QIC MEASURABLY IMPROVES HUMAN PERFORMANCE
We are experts in cognitive science, research psychology and human factors. QIC delivers training research, development, and assessment solutions to maximize our clients' organizational effectiveness.
Celebrating International Women's Day with a Call to Action
Happy International Women's Day! As a mother working in the defense industry for a female-owned company, I must admit that today is a mixed bag of emotions. For starters, this article from last month lists the high-profile glass-ceiling-breaking women that have chosen to leave the workforce, stating, “The pattern has the potential to unwind decades of progress toward gender equity and increased female leadership in the workplace." Add to that...
Design Heuristics for Developing an Effective Human-Agent Co-Learning Tool
The USAF has funded the development of an AI-driven co-learning partner that monitors student learning, predicts learning outcomes, and provides appropriate support, recommendations, and feedback. As a trusted partner, AI co-learning agents have the potential to enhance learning though the challenge is developing an evolving agent that continually meets the learner’s needs as the learner progresses toward proficiency. Taking a user-centered design approach, we derived a series of heuristics to guide the development of an AI co-learning tool for adoption and sustained use then mapped technical feature recommendations onto each heuristic.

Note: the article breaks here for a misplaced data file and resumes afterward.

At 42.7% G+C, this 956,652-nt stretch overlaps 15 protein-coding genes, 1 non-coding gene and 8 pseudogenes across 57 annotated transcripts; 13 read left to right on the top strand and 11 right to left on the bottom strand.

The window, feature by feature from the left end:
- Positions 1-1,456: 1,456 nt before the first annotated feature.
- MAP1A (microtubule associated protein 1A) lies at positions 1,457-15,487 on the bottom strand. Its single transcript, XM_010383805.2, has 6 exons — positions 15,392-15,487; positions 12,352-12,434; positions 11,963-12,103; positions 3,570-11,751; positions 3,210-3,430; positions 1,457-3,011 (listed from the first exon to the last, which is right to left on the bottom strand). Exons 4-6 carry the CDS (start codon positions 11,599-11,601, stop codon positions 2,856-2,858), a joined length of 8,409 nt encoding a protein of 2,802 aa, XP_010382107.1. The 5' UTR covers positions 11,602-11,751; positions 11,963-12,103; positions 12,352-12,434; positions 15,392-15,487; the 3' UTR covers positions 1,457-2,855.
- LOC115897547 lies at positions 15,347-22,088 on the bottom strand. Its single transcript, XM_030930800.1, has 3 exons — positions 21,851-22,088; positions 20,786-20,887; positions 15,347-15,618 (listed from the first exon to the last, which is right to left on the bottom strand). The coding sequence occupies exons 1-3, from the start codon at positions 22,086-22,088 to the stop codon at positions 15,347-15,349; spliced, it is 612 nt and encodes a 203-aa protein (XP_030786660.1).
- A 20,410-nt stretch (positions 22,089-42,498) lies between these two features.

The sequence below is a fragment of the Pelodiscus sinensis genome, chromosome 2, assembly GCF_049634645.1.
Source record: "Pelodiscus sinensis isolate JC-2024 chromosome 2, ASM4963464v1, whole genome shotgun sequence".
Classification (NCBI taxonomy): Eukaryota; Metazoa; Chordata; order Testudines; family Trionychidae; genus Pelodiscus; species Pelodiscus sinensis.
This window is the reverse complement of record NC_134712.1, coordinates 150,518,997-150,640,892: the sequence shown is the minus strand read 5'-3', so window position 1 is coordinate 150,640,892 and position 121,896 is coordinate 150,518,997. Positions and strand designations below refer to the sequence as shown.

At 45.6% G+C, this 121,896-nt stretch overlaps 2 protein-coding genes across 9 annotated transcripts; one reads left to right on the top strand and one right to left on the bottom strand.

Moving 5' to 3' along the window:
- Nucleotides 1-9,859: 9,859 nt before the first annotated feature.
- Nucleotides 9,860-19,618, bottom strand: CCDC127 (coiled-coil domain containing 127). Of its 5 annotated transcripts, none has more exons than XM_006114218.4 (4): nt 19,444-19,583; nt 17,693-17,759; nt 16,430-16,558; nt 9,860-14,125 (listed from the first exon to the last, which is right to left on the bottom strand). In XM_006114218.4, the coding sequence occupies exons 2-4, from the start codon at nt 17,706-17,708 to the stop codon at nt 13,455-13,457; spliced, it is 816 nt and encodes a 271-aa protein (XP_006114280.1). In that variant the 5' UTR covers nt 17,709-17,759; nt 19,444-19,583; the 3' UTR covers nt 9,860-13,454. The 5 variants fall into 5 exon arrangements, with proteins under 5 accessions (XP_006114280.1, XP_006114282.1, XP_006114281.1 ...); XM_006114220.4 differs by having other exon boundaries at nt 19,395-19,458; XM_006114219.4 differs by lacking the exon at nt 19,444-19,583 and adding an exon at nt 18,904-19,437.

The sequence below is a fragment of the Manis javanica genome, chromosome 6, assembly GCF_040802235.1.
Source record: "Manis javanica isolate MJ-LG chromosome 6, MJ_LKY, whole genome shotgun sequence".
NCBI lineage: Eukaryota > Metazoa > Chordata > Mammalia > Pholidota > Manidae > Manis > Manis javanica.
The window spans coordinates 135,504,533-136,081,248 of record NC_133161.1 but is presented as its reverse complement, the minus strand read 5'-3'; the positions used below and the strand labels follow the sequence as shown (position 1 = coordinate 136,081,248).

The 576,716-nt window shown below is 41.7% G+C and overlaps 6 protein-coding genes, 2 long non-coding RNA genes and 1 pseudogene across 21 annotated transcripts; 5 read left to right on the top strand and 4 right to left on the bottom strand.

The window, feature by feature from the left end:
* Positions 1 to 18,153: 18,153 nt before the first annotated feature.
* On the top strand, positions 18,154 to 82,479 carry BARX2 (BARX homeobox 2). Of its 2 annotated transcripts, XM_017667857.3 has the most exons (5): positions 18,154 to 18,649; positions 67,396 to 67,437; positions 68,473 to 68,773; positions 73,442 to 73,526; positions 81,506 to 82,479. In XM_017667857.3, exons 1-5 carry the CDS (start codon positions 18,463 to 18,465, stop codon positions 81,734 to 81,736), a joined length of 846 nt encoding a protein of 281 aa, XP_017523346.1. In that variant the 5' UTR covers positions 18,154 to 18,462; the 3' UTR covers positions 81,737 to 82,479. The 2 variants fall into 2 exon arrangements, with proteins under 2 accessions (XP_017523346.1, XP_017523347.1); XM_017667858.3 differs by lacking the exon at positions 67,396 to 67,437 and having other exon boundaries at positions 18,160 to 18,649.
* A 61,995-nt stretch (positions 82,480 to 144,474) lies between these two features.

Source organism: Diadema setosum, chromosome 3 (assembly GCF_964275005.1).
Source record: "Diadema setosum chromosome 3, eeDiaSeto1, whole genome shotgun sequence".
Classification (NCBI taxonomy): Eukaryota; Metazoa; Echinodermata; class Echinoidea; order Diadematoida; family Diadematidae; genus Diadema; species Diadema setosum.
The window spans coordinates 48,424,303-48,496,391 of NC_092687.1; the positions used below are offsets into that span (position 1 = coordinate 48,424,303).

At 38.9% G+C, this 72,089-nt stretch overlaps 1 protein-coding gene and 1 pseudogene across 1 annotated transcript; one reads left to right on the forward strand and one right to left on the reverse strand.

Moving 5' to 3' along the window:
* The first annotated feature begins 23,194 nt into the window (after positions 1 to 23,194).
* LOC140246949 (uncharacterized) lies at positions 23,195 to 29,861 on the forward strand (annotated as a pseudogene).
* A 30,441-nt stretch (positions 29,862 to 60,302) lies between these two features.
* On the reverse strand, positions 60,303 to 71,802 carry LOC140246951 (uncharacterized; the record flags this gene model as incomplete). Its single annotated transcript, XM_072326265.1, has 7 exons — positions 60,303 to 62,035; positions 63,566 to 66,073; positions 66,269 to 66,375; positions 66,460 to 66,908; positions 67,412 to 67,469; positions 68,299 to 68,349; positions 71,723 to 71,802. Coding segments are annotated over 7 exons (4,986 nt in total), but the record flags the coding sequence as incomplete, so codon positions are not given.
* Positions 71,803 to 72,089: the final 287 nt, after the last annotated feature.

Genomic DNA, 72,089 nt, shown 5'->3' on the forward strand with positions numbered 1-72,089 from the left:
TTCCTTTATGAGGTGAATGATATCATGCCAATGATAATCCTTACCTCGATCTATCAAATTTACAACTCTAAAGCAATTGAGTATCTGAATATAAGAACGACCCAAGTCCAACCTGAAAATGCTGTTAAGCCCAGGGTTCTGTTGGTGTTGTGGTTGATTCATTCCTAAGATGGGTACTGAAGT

At Home with Agile
2023 is here, and I’m not ready. As the project manager at QIC, I ensure that our project objectives are met using techniques rooted in the Agile methodology. No project has felt too daunting to manage nor a team too challenging to collaborate with. Yet here I am, staring January in the face, terrified of how I will manage my family and household. I need a plan. I need help. There’s going to be a crib-to-bed transition. Potty training. Swimming, ballet, soccer, gymnastics, skating, and karate classes. It’s. All. Too. Much. How to stem the hysteria? How to tackle this overwhelm?
The Army’s IVAS Program: Should We Start Over?
Last week, Congress blocked a $400 million award to Microsoft for the purchase of nearly 7000 Integrated Visual Augmentation System (IVAS) systems for the Army. The award would have followed the Army’s investment of $125 million to develop the Hololens-based augmented reality headset. The issue? IVAS proved to be spectacularly problematic in user testing last year, with 80% of Soldiers reporting physical discomfort, eye strain, nausea, and other issues within the first three hours of use. Instead, they awarded a $40 million contract to develop yet another version of IVAS…to Microsoft, the same company that delivered the current system.
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